Work done incollaboration with Tatyana Sharpee and Christoph E. Schreiner.

Are Basilar-Membrane Traveling Waves Necessary for Long OAE Delays?

Short talk: The long latencies associated with mammalian otoacoustic emissions (OAEs) are generally attributed to delays arising from basilar-membrane (BM) traveling waves. If traveling waves are responsible for OAE latencies, one might expect significantly shorter OAE latencies in species lacking a tuned or flexible BM. To test this hypothesis, we examine stimulus frequency otoacoustic emissions (SFOAEs) evoked using low-level stimuli in a wide range of species including human, cat, guinea pig, chicken, gecko, and frog. SFOAE phase gradients imply emission latencies of 1 ms or longer in all species, a delay significantly longer than can be accounted for by middle-ear transmission and energy propagation via fluid compression. Therefore, basilar-membrane traveling waves are not necessary for significant OAE latencies. To explain the long latencies, we hypothesize that OAE latencies reflect delays associated with mechanical tuning. To test this hypothesis, we compare SFOAE latencies with ANF-based measures of tuning sharpness and find a correlation in all species except the frog. Our results suggest that in most species OAE latencies reflect the presence of mechanical frequency selectivity that may or may not be associated with traveling waves. [work performed with C.A. Shera and D.M. Freeman]

The whispering gallery effect in the mammalian cochlea: A boost for low frequencies

The spiral shape of the mammalian cochlea not only helps acoustic energy reach the apex of the cochlea, but also induces a radial pressure gradient that increases toward the outer wall. The resulting asymmetric loading of the cochlear partition boosts the sensitivity to low frequency sounds. The mathematics and physics of the effect are explained using wave propagation and wave tracing approaches. Behavioral and morphometric data in both land and sea mammals are presented to support the theory.


Work done in collaboration with Daphne Manoussaki, Emilios Dimitriadis, and Darlene Ketten.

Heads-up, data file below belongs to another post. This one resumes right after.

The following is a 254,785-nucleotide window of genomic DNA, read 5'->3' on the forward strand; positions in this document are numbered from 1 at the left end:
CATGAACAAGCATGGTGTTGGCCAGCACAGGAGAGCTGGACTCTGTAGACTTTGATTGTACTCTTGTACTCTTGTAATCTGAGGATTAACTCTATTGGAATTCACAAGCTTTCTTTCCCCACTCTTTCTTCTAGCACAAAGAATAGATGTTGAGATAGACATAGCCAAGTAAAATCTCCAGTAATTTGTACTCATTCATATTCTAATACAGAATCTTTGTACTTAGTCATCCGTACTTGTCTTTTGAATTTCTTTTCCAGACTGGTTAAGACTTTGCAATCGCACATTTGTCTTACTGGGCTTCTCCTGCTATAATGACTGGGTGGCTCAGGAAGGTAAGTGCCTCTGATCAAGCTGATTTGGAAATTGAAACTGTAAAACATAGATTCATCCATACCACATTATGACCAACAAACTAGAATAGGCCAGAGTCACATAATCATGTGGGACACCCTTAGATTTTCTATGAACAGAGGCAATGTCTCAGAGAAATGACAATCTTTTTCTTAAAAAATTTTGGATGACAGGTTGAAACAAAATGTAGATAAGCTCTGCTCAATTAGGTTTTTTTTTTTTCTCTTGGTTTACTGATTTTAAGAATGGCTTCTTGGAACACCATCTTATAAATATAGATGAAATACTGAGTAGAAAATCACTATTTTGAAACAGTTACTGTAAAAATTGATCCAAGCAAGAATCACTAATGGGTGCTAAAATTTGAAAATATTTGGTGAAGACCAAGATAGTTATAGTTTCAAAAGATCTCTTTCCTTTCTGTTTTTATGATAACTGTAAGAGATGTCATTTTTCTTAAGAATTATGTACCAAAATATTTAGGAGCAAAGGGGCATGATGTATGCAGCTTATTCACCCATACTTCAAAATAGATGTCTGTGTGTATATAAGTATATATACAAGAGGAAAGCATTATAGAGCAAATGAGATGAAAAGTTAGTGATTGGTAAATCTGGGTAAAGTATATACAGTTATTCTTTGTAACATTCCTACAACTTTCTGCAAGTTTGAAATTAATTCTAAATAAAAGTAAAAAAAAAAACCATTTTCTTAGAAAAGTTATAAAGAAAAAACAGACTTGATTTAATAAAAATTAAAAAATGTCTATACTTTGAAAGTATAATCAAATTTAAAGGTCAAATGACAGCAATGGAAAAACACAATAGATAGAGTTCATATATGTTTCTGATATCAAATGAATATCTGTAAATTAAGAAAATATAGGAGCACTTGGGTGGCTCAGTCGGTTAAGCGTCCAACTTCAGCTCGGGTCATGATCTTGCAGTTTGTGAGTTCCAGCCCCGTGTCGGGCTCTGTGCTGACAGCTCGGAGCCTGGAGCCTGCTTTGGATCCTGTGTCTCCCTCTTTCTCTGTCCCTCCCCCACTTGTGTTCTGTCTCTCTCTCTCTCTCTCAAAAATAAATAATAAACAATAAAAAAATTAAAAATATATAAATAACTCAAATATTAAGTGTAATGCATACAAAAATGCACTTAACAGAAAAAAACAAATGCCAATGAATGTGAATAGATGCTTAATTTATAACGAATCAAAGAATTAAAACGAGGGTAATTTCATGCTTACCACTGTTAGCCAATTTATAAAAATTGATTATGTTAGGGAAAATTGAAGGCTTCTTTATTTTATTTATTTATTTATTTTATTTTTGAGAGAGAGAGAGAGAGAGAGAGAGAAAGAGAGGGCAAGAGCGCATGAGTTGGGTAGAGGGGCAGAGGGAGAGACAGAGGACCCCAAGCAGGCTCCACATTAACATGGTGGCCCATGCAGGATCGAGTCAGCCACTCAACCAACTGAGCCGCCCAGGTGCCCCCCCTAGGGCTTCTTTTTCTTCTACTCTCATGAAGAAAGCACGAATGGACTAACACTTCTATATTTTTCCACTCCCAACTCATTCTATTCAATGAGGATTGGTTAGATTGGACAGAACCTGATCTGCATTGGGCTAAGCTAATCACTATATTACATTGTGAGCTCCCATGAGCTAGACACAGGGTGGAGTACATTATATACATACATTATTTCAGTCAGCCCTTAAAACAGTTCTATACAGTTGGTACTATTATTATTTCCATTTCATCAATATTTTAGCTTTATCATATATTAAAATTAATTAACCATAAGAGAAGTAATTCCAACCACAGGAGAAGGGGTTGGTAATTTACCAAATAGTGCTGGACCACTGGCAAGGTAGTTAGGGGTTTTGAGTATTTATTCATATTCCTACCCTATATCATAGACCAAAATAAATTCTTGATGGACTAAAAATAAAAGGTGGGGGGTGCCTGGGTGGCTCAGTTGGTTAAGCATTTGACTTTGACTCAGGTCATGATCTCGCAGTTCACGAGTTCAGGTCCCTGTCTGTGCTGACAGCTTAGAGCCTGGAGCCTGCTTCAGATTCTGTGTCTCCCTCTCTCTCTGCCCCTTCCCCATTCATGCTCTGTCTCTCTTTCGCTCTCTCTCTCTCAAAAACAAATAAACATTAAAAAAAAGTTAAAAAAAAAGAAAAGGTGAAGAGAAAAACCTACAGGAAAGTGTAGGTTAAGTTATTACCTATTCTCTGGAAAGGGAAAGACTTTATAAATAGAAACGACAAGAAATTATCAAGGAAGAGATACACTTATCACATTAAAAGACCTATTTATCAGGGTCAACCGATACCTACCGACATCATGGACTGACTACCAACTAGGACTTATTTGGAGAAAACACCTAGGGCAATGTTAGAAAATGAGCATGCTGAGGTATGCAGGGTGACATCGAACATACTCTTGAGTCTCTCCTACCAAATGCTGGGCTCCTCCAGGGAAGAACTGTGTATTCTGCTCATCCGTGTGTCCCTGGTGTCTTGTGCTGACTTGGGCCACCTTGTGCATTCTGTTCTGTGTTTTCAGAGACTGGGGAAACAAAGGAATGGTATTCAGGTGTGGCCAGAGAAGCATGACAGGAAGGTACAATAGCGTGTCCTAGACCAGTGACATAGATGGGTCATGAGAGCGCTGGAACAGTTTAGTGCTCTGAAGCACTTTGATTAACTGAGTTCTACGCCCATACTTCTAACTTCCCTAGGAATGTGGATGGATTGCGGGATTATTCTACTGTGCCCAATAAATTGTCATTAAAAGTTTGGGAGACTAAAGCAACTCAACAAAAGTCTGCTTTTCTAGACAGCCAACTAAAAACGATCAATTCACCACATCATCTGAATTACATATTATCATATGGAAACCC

Waves in cochlear fluids

At least two types of fluid waves in the cochlea can be distinguished: compression waves and surface waves, both play a part in cochlear mechanics. Usually, the part played by compression waves is neglected but in explaining bone conduction they are essential. The measurements of von Bekesy on cadaver ears have been superceded by more accurate measurements in living and anesthetized animals. It was discovered that the frequency response of the basilar membrane is considerably sharper than thought before, and depends very much on the physiological condition of the animal studied. The waves in the cochlea can be further divided into long and short waves, the region of the strongest response is the region where short waves prevail. In theories of cochlear mechanics an amplification mechanism has been conceived which enhances the response and increases the sharpness of tuning. The same mechanism, being of physiological origin and thus extremely vulnerable, is also the (main) site of cochlear nonlinearity. A model of the cochlea that includes these types of waves and the physiological amplification mechanism can quantitatively explain nearly all linear and nonlinear phenomena that the real cochlea exhibits. There remain a few problem areas in global cochlear mechanics, most of these have to do with otoacoustic emissions. In a study directed at the origin of Distortion Product Otoacoustic Emissions (DPOAEs), it has been discovered that waves in the fluid of the cochlea do not exactly behave as in the theory. Several explanations of this aberrant behavior have been put forward, these range from consideration of compression waves, via investigation of non-classical models, to a reconsideration of the phenomenon of coherent reflection. It is perhaps too early to attempt a synthesis of all sub-models but that a definitive progress has been made is certain.



 
Distinct roles for onset and sustained activity in the neuronal code for temporal periodicity and acoustics envelope shape

Short talk: Periodic patterns in natural sounds are an important acoustic attribute that contributes rhythm and pitch perception. Although numerous studies have examined the neuronal representation of periodic stimuli the mechanisms responsible for encoding the shape of a stimulus envelope concurrently in with periodic information are not well understood. Traditionally, it is assumed that temporal patterns in acoustic signals are represented by either the average neuronal discharge rate or temporal synchrony to the sound envelope. Compelling evidence for a pure rate or synchrony neuronal code, however, is lacking. Here we demonstrate that neurons in the auditory midbrain of cats employ two complementary mechanisms that enable them to efficiently encode temporal periodicity and envelope shape information. We recorded single unit activity in the central nucleus of the inferior colliculus (ICC) and compared neuronal responses to periodic noise bursts and sinusoidally modulated noise. We develop a shuffled correlation technique that allows us to systematically characterize the temporal periodicity response pattern for onset and sustained responses. Neurons with sustained responses faithfully encode the envelope shape at low modulation rates but deteriorate and fail to account for timing and envelope information at high rates. In contrast, onset neuronal responses accurately entrain to the stimulus repetition and provide a means of encoding repetition information at rates exceeding 1000Hz. These results argue against conventional rate or synchrony based codes and provides two independent but complementary mechanisms by which ICC neurons simultaneously encode envelope shape and repetition information in complex. (supported by NIDCD R01DC006397-01A1)